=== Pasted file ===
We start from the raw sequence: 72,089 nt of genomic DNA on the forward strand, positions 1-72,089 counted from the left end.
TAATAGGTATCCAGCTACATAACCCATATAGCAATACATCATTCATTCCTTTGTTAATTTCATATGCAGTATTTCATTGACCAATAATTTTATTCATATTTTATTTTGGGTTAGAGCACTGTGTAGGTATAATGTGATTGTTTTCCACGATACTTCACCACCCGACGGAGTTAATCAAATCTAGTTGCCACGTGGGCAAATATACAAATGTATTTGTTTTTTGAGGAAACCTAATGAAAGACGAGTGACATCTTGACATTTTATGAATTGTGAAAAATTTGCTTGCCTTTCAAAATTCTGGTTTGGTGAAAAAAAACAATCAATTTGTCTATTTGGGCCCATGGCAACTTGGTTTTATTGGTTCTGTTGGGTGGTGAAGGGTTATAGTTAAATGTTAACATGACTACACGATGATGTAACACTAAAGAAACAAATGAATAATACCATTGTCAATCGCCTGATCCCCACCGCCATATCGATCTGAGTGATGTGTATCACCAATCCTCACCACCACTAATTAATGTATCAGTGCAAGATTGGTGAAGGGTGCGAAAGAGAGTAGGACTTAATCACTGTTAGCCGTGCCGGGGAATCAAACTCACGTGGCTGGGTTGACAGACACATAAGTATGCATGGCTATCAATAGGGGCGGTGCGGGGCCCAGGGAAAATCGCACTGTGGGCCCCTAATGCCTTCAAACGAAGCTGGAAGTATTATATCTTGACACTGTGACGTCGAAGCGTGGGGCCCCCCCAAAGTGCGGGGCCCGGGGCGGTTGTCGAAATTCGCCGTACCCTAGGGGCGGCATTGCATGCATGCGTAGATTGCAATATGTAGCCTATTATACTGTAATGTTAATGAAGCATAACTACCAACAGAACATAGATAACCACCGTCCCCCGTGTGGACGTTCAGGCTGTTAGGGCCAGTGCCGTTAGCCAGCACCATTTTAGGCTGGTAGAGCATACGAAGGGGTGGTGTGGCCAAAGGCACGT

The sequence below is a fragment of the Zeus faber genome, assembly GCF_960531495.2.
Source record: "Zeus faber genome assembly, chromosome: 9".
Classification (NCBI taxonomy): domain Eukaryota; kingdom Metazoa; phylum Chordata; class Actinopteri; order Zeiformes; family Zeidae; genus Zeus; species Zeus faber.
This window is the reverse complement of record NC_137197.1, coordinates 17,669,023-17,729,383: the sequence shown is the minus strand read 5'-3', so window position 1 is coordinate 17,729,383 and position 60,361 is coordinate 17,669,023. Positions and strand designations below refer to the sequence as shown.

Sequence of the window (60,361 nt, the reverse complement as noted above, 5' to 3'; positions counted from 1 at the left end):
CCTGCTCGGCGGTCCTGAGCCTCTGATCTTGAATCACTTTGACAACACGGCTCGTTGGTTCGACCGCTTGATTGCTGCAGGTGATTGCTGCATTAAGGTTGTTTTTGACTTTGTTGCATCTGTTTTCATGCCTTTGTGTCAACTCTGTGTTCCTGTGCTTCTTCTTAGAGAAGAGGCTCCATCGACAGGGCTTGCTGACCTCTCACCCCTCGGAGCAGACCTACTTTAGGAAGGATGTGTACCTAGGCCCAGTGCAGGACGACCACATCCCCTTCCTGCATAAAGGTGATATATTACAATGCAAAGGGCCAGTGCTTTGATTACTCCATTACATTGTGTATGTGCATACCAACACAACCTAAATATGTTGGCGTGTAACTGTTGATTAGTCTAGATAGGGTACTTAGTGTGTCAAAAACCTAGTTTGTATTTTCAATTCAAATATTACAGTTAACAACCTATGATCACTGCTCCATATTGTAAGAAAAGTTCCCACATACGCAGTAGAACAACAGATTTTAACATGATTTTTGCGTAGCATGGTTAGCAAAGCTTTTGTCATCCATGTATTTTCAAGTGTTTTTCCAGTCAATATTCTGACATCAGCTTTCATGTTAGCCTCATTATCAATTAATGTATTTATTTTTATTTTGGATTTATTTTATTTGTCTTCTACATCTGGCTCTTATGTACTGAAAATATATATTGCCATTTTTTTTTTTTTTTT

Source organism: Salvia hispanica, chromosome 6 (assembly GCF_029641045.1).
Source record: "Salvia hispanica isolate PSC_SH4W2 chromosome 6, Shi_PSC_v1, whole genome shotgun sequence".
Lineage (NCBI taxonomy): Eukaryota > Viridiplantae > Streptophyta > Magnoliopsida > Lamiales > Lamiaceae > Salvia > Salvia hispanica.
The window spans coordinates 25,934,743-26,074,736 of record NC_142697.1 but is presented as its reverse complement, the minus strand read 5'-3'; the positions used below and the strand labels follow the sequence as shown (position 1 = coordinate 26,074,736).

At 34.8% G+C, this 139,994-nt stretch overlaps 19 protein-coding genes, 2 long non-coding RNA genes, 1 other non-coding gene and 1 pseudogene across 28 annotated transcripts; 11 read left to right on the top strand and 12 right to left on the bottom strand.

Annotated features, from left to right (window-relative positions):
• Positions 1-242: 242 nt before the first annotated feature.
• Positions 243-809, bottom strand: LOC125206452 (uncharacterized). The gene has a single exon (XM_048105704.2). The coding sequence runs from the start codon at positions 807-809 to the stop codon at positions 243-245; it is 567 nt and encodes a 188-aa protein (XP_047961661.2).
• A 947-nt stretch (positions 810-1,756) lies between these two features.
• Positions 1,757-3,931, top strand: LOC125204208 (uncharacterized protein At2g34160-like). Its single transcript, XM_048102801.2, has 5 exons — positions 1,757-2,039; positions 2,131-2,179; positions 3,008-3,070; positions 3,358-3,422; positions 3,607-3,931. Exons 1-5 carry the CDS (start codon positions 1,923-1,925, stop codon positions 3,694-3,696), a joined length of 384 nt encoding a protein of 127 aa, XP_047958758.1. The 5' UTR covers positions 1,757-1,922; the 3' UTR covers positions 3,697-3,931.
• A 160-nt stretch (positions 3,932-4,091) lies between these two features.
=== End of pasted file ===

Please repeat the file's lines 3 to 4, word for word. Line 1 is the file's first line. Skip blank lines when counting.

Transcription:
The sequence below is a fragment of the Zeus faber genome, assembly GCF_960531495.2.
Source record: "Zeus faber genome assembly, chromosome: 9".